Instead Of Sending Inspectors To Enforce Codes, Babylon Officials Say Pride And Partnering Should Motivate Business Owners

BABYLON, N.Y. (CBSNewYork) — A contest is underway in a Long Island town to beautify its 84 gasoline stations.

Are drivers lured by landscaping or the glammed-up pumps?

That’s what gets Kim Durant, a Babylon nurse, to pull in.

“Definitely presentation. I like a clean atmosphere, and I don’t like to go into places I don’t feel safe or comfortable,” Durant told CBS2’s Jennifer McLogan on Wednesday.

Beautifying gas stations? To pretty up the town? Really?

“Instead of sending inspectors out to enforce the code, we wanted to try something new,” Babylon Supervisor Rich Shaffer said.

The town of Babylon in Suffolk County has 84 gas stations and is holding a beautification contest. (Photo: CBS2)

Rather than carrying a big stick and handing out summonses, the town believes pride and partnering will motivate.

“So we had a bunch of interns work this summer. They went out and they documented all the gas stations. We have a total of 84 gas stations,” Shaffer said.

Among the owners, the good, bad and ugly received letters last week, informing them that a contest is underway. Rewards will be handed out every business quarter.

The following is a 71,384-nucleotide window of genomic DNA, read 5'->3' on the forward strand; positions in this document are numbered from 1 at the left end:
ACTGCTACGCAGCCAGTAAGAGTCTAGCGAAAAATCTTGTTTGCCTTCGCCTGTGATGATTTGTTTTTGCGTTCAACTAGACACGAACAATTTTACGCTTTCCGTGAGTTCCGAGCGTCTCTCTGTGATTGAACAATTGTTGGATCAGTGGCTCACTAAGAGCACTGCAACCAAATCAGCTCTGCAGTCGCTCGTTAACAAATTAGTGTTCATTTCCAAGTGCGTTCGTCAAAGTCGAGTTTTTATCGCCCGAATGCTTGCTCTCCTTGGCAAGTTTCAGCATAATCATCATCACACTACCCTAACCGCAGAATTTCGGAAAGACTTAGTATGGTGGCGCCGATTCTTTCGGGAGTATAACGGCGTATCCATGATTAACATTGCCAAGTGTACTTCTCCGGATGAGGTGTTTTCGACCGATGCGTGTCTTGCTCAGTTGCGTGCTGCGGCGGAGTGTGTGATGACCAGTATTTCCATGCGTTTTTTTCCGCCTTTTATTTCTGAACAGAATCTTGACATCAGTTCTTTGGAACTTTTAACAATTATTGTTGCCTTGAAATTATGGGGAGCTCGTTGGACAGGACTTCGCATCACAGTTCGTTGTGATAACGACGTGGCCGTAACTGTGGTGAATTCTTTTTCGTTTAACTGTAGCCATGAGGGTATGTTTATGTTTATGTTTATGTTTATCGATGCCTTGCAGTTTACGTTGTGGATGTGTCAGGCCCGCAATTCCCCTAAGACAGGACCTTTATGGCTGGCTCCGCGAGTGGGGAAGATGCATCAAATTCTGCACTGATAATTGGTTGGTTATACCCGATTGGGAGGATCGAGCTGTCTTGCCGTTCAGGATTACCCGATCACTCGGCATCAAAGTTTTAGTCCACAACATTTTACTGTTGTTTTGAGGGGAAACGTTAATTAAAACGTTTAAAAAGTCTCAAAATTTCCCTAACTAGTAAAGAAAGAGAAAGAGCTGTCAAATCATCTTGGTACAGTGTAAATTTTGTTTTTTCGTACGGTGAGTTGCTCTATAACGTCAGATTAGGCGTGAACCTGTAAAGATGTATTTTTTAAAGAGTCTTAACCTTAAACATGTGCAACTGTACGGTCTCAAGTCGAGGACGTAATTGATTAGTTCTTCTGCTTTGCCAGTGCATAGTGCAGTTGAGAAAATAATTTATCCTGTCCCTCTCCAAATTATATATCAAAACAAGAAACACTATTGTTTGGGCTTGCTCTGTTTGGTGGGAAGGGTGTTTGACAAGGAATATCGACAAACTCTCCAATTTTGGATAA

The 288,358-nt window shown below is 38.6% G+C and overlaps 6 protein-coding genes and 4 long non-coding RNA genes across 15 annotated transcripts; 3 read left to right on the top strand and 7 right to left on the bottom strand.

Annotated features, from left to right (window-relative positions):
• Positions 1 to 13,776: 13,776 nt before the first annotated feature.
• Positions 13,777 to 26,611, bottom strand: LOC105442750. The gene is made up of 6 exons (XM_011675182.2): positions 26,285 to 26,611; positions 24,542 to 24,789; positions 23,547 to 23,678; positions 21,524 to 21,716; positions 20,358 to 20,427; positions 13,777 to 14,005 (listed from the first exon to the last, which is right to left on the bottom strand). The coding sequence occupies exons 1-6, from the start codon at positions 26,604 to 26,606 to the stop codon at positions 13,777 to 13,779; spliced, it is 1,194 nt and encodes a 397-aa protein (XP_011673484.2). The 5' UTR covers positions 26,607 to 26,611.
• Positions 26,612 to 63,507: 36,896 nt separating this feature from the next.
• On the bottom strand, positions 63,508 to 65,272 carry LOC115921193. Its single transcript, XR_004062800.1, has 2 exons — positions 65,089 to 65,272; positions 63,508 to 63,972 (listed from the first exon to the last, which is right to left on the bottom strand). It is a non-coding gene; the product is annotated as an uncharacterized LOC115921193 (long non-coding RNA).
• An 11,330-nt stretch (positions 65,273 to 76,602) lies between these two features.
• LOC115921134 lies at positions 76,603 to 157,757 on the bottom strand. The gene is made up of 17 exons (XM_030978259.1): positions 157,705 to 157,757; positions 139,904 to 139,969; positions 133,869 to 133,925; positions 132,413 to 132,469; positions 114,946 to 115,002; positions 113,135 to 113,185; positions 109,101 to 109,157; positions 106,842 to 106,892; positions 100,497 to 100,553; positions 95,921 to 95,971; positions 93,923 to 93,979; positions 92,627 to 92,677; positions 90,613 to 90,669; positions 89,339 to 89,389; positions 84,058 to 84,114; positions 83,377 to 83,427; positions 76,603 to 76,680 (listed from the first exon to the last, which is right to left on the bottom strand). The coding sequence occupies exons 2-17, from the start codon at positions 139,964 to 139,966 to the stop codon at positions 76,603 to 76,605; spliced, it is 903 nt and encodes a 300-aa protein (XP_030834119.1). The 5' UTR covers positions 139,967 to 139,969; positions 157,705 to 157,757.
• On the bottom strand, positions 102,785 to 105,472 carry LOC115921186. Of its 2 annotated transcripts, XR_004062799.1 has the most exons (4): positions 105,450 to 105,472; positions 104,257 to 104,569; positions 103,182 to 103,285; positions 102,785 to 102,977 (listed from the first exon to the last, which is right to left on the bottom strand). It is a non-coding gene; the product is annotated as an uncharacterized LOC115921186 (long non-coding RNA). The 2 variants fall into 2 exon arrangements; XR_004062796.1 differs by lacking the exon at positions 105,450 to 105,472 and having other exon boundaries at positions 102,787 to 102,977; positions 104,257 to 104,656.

Harry Singh, owner of a Lindenhurst Bolla station, received high marks.

“We want people to believe like they are shopping at Armani or Gucci,” Singh said.

Operation Gas Station’s report card consists of the following: clean bathrooms, food stands, safe parking, lighting, no garbage and plenty of flowers.

“The landscaping is beautiful, but I right here because the price,” one person said.

“It’s very attractive,” one woman said.

“I have been to a couple of gas stations that are, how do I say, filthy,” a young man said.

Chris Daniello of the Long Island Gasoline Retailers Association said at first station owners were defensive.

“By improving their property, fixing the parking lot, getting rid of the potholes, doing some landscaping is actually going to improve their business,” Daniello said.

And the local chambers of commerce say the time has come to unite for public beautification.

“People should care. It’s our home. It’s our country. It’s our town,” said Sharon Fattoruso of the Copiage Chamber of Commerce.

Next month, the top three gas stations will be announced. The bottom three will be revealed, too, with the losers put on notice. They’ll have to clean up or face future fees and fines for code violations.

Scofflaws will be given six to nine months to come into compliance before violation notices are handed out.


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